In a victory for civil rights and women’s rights, Senator Trent Lott (R-MS) announced his decision today to step down from his position as Senate Majority Leader. However, he “will continue to serve the people of Mississippi in the United States Senate,” according to his statement published in the Washington Post. Lott’s resignation follows racist comments he made at a birthday celebration for retiring Senator Strom Thurmond, saying that the country would have been better off if Thurmond, a segregationist candidate, had become President in 1948. Calls for Lott’s resignation have run the political gamut, ranging from the National Association for the Advancement of Colored People (NAACP) and the National Organization for Women (NOW) to conservative columnist Andrew Sullivan and the right-wing Family Research Council, which posted a statement commending Lott for resigning today.
Sen. Bill Frist (R-TN) launched a campaign last night to oust Lott and take over his position, according to the Post. Frist, a retired heart surgeon, is close to President Bush and key presidential aides, including political strategist Karl Rove. Planned Parenthood’s Action Fund lists Frist as solidly anti-choice, voting against choice in eight key issues, including emergency contraception, the global gag rule, and sex education.
The controversy over Lott’s racially charged statements could impact upcoming Supreme Court cases challenging Michigan’s affirmative action policies. The Supreme Court asked the Bush Administration to weigh in on the cases, and Attorney General John Ashcroft had wanted the Administration to go on record opposing affirmative action in college admissions, according to the Los Angeles Times. However, administration officials are now worried about the heightened climate in matters of race, the Times reports. The Lott issue could also affect some of Bush’s hotly contested judicial nominees who have poor records on civil rights cases, such as Carolyn Kuhl, who as a Justice Department lawyer supported Bob Jones University in a 1981 suit charging that the school should not keep its tax-exempt status while prohibiting interracial dating. In addition, it was expected that Bush would re-nominate Charles Pickering, who was defeated in March. However, the Times reports that it is unlikely that he will be confirmed because of an incident in Pickering’s past, in which he argued federal prosecutors in a secret meeting to be lenient on a white man convicted of burning a cross outside of a black family’s home.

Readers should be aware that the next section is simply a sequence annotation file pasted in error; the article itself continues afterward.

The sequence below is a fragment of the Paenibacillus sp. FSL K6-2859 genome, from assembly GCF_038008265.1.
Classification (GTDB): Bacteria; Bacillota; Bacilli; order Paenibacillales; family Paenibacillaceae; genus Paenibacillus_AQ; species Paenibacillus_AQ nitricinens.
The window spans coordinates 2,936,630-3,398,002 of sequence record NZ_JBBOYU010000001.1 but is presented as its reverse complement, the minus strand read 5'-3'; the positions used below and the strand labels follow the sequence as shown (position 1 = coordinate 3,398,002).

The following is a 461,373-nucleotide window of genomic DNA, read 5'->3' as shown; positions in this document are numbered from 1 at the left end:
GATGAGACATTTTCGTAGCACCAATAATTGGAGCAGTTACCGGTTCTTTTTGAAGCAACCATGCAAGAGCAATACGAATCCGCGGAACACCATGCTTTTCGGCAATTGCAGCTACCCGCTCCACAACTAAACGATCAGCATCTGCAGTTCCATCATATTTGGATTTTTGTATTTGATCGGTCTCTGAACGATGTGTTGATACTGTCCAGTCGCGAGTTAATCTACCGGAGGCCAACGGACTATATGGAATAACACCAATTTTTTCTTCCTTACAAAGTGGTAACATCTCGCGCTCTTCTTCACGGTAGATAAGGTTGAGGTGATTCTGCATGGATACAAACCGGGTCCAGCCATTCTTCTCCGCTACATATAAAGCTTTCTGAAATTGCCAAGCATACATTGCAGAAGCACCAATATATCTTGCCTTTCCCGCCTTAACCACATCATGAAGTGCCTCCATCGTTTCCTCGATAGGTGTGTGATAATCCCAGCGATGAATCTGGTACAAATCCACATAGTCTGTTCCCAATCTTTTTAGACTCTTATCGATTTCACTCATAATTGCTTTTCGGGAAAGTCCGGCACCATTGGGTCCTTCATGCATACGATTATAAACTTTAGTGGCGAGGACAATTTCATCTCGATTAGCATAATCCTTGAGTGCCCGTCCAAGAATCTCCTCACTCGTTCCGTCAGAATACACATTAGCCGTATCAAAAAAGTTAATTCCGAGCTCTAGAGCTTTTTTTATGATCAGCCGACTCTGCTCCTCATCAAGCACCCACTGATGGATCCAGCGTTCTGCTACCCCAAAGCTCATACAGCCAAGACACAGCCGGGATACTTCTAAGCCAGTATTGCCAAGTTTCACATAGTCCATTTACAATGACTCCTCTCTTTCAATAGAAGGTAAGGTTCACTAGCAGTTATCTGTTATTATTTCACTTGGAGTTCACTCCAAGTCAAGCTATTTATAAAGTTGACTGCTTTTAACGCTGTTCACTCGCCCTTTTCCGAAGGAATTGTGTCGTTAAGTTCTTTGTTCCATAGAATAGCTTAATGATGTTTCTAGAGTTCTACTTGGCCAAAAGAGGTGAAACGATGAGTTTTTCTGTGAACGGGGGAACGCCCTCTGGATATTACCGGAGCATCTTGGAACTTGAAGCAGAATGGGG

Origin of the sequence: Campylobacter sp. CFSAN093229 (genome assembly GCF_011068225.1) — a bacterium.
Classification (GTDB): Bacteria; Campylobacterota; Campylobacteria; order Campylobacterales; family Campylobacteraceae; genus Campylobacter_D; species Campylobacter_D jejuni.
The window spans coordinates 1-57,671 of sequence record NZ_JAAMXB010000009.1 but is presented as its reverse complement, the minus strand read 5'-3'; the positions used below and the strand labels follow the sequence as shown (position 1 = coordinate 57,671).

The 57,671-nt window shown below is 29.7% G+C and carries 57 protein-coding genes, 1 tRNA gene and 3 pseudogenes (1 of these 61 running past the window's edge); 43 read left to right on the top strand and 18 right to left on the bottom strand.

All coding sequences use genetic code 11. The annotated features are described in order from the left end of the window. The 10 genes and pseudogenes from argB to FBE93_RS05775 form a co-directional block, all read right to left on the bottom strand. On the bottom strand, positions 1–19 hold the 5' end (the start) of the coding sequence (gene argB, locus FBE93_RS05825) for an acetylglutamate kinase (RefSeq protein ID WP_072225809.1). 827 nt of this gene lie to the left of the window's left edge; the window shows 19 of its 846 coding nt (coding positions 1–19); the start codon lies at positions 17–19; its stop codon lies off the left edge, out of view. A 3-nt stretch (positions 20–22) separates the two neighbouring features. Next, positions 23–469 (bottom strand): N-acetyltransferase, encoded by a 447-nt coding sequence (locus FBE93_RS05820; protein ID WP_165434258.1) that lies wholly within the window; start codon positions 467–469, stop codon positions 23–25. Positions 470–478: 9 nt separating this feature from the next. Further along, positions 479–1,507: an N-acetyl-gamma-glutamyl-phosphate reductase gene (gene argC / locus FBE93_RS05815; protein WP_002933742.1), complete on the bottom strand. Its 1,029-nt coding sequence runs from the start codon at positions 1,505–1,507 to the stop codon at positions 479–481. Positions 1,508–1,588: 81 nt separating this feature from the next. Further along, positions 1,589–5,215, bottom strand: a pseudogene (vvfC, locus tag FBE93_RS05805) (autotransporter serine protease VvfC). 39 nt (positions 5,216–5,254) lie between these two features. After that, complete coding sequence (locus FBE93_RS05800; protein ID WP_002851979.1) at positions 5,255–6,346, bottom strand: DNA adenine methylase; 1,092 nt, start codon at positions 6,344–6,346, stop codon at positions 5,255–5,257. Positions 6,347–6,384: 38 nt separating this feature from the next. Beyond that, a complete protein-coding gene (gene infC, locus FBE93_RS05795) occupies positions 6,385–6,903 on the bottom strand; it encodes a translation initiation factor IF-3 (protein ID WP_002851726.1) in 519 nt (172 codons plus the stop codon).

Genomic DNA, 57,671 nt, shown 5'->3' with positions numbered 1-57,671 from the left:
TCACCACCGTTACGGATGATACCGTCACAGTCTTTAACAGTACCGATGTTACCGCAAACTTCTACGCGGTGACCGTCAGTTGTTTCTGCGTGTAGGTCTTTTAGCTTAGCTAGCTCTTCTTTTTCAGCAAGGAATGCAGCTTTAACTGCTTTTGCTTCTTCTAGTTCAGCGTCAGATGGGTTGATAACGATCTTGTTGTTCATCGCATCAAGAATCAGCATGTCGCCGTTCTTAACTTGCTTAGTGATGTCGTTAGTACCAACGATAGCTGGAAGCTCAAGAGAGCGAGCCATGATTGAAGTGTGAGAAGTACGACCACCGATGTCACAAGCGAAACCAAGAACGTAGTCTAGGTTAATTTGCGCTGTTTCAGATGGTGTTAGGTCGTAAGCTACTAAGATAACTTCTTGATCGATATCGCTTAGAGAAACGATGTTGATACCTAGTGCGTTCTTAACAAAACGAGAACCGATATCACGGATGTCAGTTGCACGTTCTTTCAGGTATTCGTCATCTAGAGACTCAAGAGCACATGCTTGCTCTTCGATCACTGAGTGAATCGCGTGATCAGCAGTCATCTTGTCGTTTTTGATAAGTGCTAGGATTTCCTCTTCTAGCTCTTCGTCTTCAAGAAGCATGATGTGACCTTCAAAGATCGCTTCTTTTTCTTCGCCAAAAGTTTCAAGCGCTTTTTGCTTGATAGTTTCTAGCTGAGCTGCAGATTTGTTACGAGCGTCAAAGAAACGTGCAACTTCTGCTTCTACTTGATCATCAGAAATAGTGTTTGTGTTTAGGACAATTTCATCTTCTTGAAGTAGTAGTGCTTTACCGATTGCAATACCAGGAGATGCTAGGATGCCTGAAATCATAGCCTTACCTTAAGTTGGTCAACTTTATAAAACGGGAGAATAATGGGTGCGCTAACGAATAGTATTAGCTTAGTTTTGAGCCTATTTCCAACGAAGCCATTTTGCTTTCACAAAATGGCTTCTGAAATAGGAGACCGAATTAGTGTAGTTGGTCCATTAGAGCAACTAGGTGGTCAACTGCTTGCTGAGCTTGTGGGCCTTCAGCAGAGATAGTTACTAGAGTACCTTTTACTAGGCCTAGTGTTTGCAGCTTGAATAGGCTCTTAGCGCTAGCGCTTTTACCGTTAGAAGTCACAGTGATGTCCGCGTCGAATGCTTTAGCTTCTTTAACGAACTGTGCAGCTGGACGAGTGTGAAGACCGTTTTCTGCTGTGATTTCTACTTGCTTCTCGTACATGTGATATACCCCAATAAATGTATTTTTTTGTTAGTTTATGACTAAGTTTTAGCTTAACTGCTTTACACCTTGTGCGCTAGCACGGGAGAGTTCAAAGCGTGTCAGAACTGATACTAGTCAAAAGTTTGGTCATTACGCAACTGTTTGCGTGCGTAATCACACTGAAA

8/28/2015 Alaska Court Protects Abortion Access for Low-Income Women - The Alaska Superior Court struck down a state law yesterday that would have severely limited abortion access for low-income women in Alaska.
The state's Superior Court also struck down a Department of Health and Social Services regulation that placed narrow specifications on Medicaid coverage for abortions, requiring that Medicaid-funded abortions be determined by a physician to be "medically necessary." Last year, the Center for Reproductive Rights, the American Civil Liberties Union, and Planned Parenthood sued on behalf of the Planned Parenthood of the Great Northwest, claiming that the narrow definition of "medically necessary" arbitrarily established conditions designed to restrict the ability of low-income women to access abortion services.
The law was temporarily blocked last July by an Alaskan state court judge.
Superior Court Judge John Suddock ordered yesterday that the state be blocked from implementing this regulation, ruling that it placed an undue burden on low-income women seeking abortion services in Alaska.
"By providing health care to all poor Alaskans except women who need abortions, the challenged regulation violates the state constitutional guarantee of 'equal rights, opportunities, and protection under the law'," the ruling read.
"We applaud the superior court for striing down these cruel restrictions on women's health and rights that violate the Alaska Constitution," said Chris Charbonneau, CEO of Planned Parenthood of the Great Northwest and the Hawaiian Islands. . . .
8/26/2015 Saudi Women Prepare to Vote for the First Time - The fight for gender equality is making slow but notable progress in Saudi Arabia, where women will be allowed to vote for the first time in upcoming December elections.
This shift in Saudi law came in 2011, when a royal decree announced that women would be allowed to vote and run in local elections beginning in December of 2015. . . .